News: Academic Publishing Weekly

The rise of read and publish deals, a potential university press union, and the long-term pandemic effects on women researchers

By Sabrina Cofer, digital media assistant, Choice

Read and Publish Spreads Its Wings

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This week, Cambridge University Press announced read and publish deals with 129 institutions across the US, a significant increase over a humble 13 deals secured in 2020. The institutions that signed on include a variety of state universities, liberal arts colleges, and research institutions, signifying the growing prevalence of R&P deals. While many praise this push toward open access—CUP hopes to make all research in its catalog fully OA by 2025—others fear that read and publish deals will eventually swap the monetary onus from the reader onto the author, therefore creating an “authorial underclass.” Are resources becoming more accessible, or is the industry simply playing a game of inequitable resource-sharing hot potato? [Inside Higher Ed]

What Can Our Coworkers Teach Us?

Gabriel Harp of MIT Press believes our colleagues have a whole lot to offer us (besides an office microwave that smells like heated-up fish for two weeks). Previously at Cell Press, Harp developed a series of skillshare learning opportunities between coworkers, because “everybody at the company had a skill that they could share with others.” Now at MIT, Harp explains a variant of the program, Skill Exchange. The sessions focus mainly on the practical (Excel, Airtable, search engine optimization), with an emphasis on local knowledge. Recorded, voluntary, and informal, the classes function as an internal dialogue, allowing coworkers to learn from each other and ask questions. As Harp points out, how many times have you “[looked] over somebody’s shoulder – physically or virtually – and [said], ‘Hey, how did you do that?!’” [Scholarly Kitchen]

My theory is that there is an element of local knowledge at work here. Despite the abundance of other resources, people enjoy learning about skills and tools in the context of their own working environments … I encourage all of us to think about the many different ways in which we can foster learning and professional development within and across our organizations.

Gabriel Harp, MIT Press

Unionization Effort at Duke Press

Duke University Press employees have formed Duke University Press Workers Union, a unit of The NewsGuild, “in hopes of forming a union to negotiate with Duke University Press.” Organizers spoke of “constant turnover, extended vacancies, low compensation, inconsistent policy enforcement, and patterns of discrimination” at the press. Their requests include “better compensation, longer family leave, better retirement options, as well as a stronger influence on hiring decisions.” The unionization effort has received support from DUP authors and journal editors, as well as the union representing Duke faculty. In a press release, the organizers called for an “equitable working environment that mirrors the themes of equity, justice, and inclusion that are central to the books and journals the press publishes.” [Publishers Weekly]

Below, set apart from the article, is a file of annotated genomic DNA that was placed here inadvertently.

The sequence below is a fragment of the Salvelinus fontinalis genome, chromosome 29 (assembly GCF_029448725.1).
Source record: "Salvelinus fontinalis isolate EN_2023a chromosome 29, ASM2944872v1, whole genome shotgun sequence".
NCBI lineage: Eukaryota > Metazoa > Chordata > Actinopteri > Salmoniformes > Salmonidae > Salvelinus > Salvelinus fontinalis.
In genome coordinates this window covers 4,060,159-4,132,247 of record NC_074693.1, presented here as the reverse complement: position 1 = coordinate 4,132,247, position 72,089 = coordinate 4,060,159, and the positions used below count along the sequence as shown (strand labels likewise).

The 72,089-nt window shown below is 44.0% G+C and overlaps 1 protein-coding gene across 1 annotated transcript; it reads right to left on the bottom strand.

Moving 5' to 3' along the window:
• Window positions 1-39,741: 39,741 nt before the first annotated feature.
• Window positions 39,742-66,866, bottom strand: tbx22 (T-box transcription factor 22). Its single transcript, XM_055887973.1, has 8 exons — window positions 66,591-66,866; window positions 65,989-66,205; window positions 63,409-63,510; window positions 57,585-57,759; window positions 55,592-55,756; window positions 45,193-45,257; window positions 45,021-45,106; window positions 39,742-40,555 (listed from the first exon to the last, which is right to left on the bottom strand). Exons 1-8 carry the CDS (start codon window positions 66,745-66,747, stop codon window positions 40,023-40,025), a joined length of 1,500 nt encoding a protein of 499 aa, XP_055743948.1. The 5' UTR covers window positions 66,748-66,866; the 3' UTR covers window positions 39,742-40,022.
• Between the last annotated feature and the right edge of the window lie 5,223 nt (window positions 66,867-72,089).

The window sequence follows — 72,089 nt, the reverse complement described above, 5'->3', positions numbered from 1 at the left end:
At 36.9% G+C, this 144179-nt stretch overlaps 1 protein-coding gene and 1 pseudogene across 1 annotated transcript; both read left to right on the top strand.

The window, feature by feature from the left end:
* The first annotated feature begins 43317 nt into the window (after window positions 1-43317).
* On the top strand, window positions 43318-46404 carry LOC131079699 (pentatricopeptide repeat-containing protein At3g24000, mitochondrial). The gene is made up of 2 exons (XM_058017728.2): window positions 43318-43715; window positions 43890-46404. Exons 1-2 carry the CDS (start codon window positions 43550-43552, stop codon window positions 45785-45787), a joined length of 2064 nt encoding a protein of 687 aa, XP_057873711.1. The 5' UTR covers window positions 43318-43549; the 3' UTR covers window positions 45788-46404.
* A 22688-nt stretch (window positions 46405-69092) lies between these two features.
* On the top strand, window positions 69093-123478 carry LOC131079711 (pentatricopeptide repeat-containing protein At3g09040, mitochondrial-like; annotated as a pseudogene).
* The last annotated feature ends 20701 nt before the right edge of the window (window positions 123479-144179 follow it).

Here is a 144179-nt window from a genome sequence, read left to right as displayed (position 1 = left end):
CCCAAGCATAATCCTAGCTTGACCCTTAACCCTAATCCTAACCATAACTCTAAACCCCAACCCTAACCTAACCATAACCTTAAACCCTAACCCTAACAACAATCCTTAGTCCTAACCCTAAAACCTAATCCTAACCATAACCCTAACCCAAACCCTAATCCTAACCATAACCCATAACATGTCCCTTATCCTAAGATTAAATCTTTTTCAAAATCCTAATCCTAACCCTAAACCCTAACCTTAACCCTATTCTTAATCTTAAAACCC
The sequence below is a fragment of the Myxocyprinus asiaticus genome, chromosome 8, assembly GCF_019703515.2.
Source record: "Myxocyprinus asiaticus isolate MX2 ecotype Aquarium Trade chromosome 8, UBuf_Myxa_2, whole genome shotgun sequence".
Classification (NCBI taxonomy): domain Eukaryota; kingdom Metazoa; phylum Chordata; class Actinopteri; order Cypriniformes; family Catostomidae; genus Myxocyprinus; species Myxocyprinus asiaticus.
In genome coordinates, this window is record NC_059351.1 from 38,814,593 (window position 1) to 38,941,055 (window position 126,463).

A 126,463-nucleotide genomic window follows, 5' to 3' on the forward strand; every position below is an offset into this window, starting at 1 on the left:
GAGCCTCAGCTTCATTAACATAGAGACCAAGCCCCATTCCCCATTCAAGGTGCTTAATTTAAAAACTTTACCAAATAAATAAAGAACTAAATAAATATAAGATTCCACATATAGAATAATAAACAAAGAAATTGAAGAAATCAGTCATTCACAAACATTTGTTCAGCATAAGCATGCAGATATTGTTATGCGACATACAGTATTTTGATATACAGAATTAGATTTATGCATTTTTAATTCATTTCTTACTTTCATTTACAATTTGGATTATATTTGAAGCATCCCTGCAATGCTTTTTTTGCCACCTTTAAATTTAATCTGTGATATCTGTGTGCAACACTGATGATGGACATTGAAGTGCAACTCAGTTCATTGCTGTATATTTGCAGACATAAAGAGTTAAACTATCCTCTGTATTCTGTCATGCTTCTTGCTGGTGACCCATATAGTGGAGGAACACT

More Consolidation in Our Midst

This week, HarperCollins announced its planned purchase of the trade division of Houghton Mifflin Harcourt, gaining 7,000 titles and a Houghton Mifflin warehouse facility; the deal comes with a price tag of $349 million. After a difficult few months in K-12 publishing, HMH put its trade division up for sale last fall in order to zero in on its main output, educational publishing and technology. While some applaud the business-savvy of HMH narrowing its focus and HC growing its backlist empire, others hold their trepidations. If the Big Five (soon the Big Four) shrinks to the Big Two, what are the “unforeseen cultural ripple effect[s]” of not only business, but thought consolidation? [New York Times]

How Will We Curb Long-term Pandemic Effects on Women Researchers?

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As more of the general public becomes vaccinated, many hope that the adverse effects of pandemic work life on female faculty and scientists will end; research suggests otherwise. A new report from the National Academies of Sciences, Engineering, and Medicine reveals that women lost significant time during the pandemic that would have been spent on grant-writing, lab work, and research—all essential to upward mobility in their careers. In addition, an Ithaka S+R study dives into the intersection of gender and caregiving, breaking it down by research activity and field. The results show that female caregivers have experienced more strain in time management, publication output, and work-life balance during the pandemic than male caregivers. Though there have been proposed solutions, like extended time to earn tenure, most emphasize the need to recognize that these gendered effects will last long after the return to the classroom. [Inside Higher Ed]

Is That Journal Subscription Worth It?

Jisc, the UK research and education not-for-profit, announced it will be using Unsub, an analytics dashboard, to assess journal agreements between libraries and publishers. Used by more than 400 libraries around the world, the tool can “produce forecasts of different journal subscription scenarios, giving Jisc insight into the costs and benefits of subscription packages for each university and across the consortium.” Jisc hopes to help libraries transition to open access during this period of “financial uncertainty” as budgets shrink and digital resource demand continues. Unsub even has the ability to predict how much open access content could replace what’s currently under a subscription. The power of technology! [Research Information]